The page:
No matter how well the general market does, the advance of the Dow Jones Industrial Average still relies on just 30 stocks. Some have outrun their current values, and drops in those shares will undermine an ongoing rise in the index.
Two tech stocks are among those unlikely to do well short term. Their problems are related and have to do primarily with a fall off in personal computer sales. Microsoft Corp.’s (NASDAQ: MSFT) Windows 8 launch has been a modest disappointment. Many blame this on the move many consumers have made from the PC to the smartphone as their primary computing device. The mobile version of Windows is dwarfed in sales by the Google Inc. (NASDAQ: GOOG) Android operating system and Apple Inc.’s (NASDAQ: AAPL) iOS.
Intel Corp.’s (NASDAQ: INTC) problem is closely related. After 20 years producing the heart of PC hardware, it faces the falloff in PC sales. And its chips are not used frequently in smartphones. For example, the iPhone 5 uses a chipset from Intel rival Qualcomm Inc. (NASDAQ: QCOM). Intel continues to attempt to break into the smartphone sector, but its efforts have had little success.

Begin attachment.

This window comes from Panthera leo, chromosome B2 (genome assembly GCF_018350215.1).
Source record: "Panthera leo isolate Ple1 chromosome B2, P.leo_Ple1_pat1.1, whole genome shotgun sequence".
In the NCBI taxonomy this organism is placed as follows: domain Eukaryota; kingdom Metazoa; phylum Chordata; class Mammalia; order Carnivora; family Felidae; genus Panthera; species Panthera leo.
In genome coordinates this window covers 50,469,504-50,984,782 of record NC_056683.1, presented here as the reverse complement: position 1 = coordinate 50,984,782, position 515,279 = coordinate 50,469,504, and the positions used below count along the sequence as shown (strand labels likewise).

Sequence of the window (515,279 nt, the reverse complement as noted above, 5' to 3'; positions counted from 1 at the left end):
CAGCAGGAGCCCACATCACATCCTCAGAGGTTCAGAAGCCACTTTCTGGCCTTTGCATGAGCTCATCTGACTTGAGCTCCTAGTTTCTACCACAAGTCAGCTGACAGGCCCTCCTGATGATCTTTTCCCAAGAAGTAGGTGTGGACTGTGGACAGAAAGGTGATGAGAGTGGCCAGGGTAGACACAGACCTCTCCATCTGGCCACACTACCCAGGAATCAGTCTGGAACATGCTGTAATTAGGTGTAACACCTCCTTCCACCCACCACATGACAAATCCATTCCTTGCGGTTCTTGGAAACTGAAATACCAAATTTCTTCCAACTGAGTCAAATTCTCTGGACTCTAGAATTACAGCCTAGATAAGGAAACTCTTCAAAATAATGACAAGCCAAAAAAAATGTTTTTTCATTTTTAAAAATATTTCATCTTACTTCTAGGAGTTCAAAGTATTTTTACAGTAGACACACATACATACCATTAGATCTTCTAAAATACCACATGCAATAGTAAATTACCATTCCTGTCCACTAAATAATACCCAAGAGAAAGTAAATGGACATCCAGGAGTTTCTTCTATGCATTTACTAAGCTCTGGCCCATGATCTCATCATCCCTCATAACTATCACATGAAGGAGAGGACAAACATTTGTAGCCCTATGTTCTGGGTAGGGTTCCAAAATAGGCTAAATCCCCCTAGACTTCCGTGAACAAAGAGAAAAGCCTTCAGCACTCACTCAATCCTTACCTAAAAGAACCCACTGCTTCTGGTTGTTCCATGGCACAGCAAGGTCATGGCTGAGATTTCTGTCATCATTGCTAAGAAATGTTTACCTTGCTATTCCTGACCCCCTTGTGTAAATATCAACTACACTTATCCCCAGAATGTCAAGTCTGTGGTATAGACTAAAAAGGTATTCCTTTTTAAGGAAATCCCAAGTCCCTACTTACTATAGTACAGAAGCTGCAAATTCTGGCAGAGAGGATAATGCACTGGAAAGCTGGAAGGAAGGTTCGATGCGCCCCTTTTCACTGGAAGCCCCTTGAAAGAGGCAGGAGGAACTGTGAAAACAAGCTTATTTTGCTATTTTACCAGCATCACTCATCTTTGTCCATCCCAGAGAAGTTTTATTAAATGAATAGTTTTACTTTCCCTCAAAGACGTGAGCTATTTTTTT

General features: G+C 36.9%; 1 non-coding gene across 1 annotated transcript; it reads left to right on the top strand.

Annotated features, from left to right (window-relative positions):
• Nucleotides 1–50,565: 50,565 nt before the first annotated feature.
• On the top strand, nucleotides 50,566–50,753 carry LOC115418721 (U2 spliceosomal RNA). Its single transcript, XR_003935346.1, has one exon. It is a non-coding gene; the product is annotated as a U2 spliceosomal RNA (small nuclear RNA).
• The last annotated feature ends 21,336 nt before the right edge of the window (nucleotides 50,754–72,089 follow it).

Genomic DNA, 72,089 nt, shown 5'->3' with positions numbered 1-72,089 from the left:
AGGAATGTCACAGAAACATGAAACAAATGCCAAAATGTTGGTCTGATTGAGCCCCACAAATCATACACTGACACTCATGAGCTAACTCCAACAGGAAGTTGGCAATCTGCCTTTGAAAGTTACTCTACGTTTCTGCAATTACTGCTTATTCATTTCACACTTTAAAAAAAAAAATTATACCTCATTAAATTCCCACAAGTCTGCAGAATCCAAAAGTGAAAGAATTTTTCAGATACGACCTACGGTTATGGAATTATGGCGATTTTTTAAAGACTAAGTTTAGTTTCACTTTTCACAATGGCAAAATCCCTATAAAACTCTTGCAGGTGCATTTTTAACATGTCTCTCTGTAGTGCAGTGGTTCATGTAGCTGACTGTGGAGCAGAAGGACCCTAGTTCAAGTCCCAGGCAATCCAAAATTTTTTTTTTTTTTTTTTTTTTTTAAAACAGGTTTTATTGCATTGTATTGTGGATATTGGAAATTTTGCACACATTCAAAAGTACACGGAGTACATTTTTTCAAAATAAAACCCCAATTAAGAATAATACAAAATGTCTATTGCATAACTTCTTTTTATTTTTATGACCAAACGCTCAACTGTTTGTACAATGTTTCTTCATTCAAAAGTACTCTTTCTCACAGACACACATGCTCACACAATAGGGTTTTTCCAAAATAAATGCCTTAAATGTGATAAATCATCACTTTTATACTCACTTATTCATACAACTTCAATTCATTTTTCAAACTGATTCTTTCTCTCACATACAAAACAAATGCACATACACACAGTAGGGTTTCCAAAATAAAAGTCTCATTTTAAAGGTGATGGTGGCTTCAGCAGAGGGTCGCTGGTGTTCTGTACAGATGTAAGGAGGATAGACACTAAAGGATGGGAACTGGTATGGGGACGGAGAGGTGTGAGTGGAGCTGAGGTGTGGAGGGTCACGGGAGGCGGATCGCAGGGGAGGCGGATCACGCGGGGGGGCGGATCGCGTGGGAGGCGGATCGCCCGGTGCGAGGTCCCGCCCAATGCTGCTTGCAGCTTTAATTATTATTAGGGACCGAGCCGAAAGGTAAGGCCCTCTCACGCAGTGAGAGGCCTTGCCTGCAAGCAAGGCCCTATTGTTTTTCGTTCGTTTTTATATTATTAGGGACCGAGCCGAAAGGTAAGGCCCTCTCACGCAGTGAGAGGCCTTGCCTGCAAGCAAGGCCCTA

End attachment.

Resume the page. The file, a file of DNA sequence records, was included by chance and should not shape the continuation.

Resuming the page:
Another vulnerable industry with two Dow components is big oil. Both Chevron Corp. (NYSE: CVX) and Exxon Mobil Corp. (NYSE: XOM) are part of the DJIA. Each faces the same headwinds. Oil supply continues to grow, and the pressure on oil prices has been downward recently, aided in part by the rapid and powerful emergence of shale products. The advance of renewable energy has been slow, but wind and solar continue to gain adoption, particularly in large nations outside the United States, led by China.
Finally, two food companies, one a manufacturer and the other a retailer, have had slow sales recently. This is due in large part to market saturation and competition. Sales of Coke, the flagship product of Coca-Cola Co. (NYSE: KO), have been lackluster. Not only is the product universally available, but healthier drinks have caught on with many consumers, as have energy drinks like Red Bull. McDonald’s Corp. (NYSE: MCD) same-store sales worldwide have been troubled lately. The company continues to be squeezed by the global success of Subway, and to a lesser extent Yum! Brands Inc. (NYSE: YUM). McDonald’s has counted on increasing sales in large nations — mostly China. But competition in that market becomes more crowded by the year.
The DJIA’s rise could be crippled more by trouble at several of its component companies than by anything in the broader markets.